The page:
Why Elephant Advocates Crushed A Ton of Ivory In Times Square
By Justin Worland
'We're not only crushing ivory, we're crushing the ivory market'
More than a ton of ivory taken from poached animals was crushed in New York’s Times Square on Friday to highlight the threat of the ivory trade to the African elephant. Environmental activists say the ivory crushing gathering, which featured lawmakers, wildlife advocates and celebrities, will show that the illegal ivory trade can’t continue.
“Today’s ivory crush will send a message to the world,” U.S. Interior Secretary Sally Jewell told a crowd of lawmakers, wildlife advocates and celebrities. “We’re not only crushing ivory, we’re crushing the ivory market.”
When the speeches concluded, a 25-ton rock crusher buzzed to life and began grinding the first of hundreds of seized ivory pieces into a sand-like pulp. The hundreds of wildlife supporters gathered to watch broke out in applause as shards of ivory flew from the machine. The destroyed ivory, along with six tons that were destroyed in 2013, will be used to create an elephant memorial.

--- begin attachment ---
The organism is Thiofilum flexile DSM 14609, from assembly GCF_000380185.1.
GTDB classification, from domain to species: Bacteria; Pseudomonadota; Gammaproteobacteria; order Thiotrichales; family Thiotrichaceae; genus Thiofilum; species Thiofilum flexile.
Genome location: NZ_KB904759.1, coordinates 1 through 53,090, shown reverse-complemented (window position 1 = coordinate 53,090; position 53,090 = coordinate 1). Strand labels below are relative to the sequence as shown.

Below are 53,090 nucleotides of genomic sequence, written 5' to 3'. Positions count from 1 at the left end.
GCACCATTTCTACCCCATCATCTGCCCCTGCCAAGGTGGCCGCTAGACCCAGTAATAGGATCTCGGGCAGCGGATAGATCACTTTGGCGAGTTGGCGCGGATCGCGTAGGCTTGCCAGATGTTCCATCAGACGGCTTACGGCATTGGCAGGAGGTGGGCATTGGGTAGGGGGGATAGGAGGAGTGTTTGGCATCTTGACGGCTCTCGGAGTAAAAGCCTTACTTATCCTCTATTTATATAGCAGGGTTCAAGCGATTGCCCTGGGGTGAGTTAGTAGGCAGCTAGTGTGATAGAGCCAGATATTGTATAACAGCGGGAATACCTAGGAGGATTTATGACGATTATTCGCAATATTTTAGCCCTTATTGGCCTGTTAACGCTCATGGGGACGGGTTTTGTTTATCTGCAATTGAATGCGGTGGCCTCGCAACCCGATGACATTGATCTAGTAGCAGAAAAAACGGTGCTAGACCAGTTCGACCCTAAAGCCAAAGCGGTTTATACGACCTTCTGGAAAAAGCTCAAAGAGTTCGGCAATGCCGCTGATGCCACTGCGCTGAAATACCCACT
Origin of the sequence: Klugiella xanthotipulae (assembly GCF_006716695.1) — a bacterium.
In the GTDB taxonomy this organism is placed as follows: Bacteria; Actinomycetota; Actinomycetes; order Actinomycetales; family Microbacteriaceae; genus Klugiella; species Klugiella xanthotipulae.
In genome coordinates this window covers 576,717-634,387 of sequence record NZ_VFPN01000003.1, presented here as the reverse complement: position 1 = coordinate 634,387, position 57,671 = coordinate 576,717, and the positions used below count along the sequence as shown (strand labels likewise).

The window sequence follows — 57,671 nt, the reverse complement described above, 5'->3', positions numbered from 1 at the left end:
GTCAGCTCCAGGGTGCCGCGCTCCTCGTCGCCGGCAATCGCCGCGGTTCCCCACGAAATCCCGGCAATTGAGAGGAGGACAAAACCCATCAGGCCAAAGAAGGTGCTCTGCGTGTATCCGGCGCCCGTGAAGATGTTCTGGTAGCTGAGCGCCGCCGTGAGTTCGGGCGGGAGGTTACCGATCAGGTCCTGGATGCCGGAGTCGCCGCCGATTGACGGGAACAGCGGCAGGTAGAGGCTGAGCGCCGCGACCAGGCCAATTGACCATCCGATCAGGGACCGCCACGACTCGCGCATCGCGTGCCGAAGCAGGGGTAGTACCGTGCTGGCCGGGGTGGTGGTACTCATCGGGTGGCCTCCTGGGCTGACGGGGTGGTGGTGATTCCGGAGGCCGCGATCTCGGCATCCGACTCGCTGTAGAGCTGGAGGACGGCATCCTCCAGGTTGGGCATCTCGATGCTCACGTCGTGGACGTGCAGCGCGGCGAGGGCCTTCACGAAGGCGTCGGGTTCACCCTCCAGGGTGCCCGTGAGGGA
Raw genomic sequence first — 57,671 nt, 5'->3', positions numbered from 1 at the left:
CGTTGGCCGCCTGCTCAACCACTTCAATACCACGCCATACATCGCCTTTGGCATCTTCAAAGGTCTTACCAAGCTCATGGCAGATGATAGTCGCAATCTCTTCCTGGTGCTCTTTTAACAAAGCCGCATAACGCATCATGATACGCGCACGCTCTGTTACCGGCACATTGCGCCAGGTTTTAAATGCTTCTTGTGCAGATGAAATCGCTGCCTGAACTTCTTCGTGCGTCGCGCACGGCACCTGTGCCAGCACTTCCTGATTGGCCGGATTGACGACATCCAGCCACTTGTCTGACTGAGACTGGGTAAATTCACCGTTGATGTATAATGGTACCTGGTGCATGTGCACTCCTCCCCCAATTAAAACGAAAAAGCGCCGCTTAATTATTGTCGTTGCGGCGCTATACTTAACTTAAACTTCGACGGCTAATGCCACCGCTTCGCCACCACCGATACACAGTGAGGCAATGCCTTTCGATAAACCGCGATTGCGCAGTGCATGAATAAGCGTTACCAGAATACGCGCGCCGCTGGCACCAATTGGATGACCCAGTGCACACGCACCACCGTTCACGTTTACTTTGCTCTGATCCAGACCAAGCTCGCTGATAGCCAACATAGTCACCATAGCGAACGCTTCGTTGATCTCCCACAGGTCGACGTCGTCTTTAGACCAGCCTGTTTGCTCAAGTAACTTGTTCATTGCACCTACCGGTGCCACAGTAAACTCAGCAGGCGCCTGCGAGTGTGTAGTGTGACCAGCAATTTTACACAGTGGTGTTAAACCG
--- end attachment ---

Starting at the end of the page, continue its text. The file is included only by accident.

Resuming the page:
The event comes the week before the U.S. is expected to issue new regulations prohibiting the ivory trade, and weeks after the Chinese government said it would plan to do the same. Wildlife activists say such actions have never been more urgent. The prevalence of elephant poaching has increased in recent years, largely as a result of increased demand for ivory in China, and as a result, elephant populations have dwindled. Fewer than 500,000 elephants roam Africa today, and poachers kill 50,000 more each year.
Destroying ivory that has been traded illegally may seem like a no-brainer, but the practice has drawn criticism from a variety of groups, including some who support the conservation of wildlife. Some say that ivory contains evidence that could be used against traders. Others argue that ivory crushes reduce the supply and increases the likelihood that poachers will hunt for elephants, they say.
But the groups behind the ivory crushing say the public awareness of the event far outweighs the reduction in supply that destroying ivory may cause.
“I had no idea that the U.S. was one of the largest ivory markets in the world,” said Food Network star Katie Lee, who works with conservation group 96 Elephants. “Every time I tell someone the statistics, they’re shocked. The more people that hear about this, the more change that can take place.”
Jeffrey Flocken, who leads the International Fund for Animal Welfare’s North American branch, described the one ton load as “a drop in the ocean.”
“There’s an infinite demand,” he said.